Thursday, March 3, 2011

Dr. José Rizal and the coup d' état of 1882, Egypt: Then and Now.

A Look at Dr. José Rizal's Diary:  The Timeless Tragedy of the Suez Canal, Egypt, then and now.  

On  2nd June 1882, Dr. José Rizal  was aboard the steam ship Djemnah on his way to Marseilles, France via the Suez Canal.  

Aden, Yemen on the Red Sea
 Rizal wrote down his observations of Aden complete with a pen and ink sketch of the port of call.  From Aden, his ship navigated the Red Sea and then entered the Suez Canal. Suez  Canal was then recently opened.  It was known as The Highway to India.  Its passage shortened  by more than half, the distance from the European capitals of commerce to India and South East Asia where the plentiful supply of spices is found. 

The Suez Canal is 163 kilometres longImage via Wikipedia
Rizal described the lakes on the Suez Canal.
When Rizal arrived at Suez Canal, (while their ship was quarantined and docked on port), the Egyptian ruler was deposed through a coup de état. He learned about this political event through the physician who boarded the ship.  It appears that a young army officer  (a colonel, sounds familiar ?) by the name of Arabi Bey Pasha led a revolt against the ruler who served as an ally to the British in Egypt.  (sounds familiar?).  The anti-government agitation began in Alexandria and spread throughout Egypt under the slogan "Egypt for the Egyptian people."  (Sounds similar to people power ?). The British consequently interfered with armed force to keep the canal open to foreign passage.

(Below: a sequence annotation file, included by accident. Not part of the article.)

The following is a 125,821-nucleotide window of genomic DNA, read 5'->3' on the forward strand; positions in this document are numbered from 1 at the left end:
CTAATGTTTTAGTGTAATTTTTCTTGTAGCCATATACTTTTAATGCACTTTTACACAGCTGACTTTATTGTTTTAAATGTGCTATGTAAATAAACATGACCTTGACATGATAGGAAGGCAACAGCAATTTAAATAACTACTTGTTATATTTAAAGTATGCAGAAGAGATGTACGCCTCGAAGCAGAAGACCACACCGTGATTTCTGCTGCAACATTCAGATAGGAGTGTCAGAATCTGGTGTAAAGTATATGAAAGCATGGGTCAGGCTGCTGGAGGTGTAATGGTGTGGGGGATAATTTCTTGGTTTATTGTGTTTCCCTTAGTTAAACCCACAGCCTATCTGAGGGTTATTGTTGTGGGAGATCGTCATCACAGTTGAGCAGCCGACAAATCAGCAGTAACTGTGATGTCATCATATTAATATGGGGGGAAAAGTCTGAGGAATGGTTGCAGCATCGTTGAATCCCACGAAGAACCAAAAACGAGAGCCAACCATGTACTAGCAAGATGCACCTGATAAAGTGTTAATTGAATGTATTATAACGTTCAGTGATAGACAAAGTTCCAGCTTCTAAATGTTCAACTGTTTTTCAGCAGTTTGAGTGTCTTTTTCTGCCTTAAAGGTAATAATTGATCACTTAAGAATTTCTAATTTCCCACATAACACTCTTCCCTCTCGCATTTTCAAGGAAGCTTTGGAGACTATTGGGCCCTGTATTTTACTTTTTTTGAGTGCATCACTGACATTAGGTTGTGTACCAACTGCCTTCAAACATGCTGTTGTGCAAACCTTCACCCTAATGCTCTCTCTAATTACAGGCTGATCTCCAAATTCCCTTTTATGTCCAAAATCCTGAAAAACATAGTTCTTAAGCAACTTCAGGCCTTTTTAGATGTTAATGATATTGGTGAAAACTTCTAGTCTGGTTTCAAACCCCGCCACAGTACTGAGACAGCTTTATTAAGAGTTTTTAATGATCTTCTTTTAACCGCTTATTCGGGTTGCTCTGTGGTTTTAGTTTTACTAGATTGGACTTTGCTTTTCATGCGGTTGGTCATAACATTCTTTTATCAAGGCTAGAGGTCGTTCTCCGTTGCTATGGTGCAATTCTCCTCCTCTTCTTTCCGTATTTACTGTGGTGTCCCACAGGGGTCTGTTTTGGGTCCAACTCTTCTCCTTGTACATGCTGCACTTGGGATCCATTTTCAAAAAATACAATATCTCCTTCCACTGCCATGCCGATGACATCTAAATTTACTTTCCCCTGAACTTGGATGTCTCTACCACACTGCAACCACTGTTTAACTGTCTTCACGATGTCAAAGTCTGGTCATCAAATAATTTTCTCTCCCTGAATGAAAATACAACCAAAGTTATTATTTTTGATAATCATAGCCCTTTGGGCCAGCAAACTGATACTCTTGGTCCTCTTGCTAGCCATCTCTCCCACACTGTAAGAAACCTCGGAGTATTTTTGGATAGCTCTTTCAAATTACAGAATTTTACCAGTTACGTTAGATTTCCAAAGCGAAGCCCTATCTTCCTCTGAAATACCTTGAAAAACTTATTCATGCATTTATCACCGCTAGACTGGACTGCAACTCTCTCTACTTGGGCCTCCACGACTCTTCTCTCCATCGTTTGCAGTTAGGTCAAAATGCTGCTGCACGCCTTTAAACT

Looking at a satellite map today, we can clearly see what Rizal was writing about when he wrote: "The Canal, which opened in the middle of a dessert of sand and stone,  is 85 kilometers long and perhaps 80 varas wide."  I believe in the reliability of Rizal's land estimates and measure.  While a student at the Ateneo Municipal in Manila, in 1881, he studied and earned a Land Surveyor's license.  Apparently Paciano had asked him to survey the parcel of land belonging to the family.. 

Rizal continues with his description of the Canal. "It is not straight throughout its length; it has curves but small ones; sometimes it flows into a lake; where it is  narrowest it is believed Moses passed  though while wandering in the desert.  It crosses three lakes in its course. On both banks. which are all yellow and white; where it is a real jewel to find grass, are erected some telephone stations at regular intervals." 

From Suez Canal, Dr. José Rizal  embarks and lands in Port Said, a cosmopolitan city that straddles Africa and Europe.  He noted with interest  the various members  of several nationalities who lived in that city.

Today, I hope that the Egyptian contemporary political situation stabilizes because in July of this year, 2011, I will be tracing the footsteps of Dr. José Rizal as he entered through the Suez Canal to Port Said.  I already booked my flight and I'll be sure to get a fairly good grasp of what Dr. José Rizal  saw then in the 19th century (1882) and what he would have observed had he arrived now in the 21st century (2011).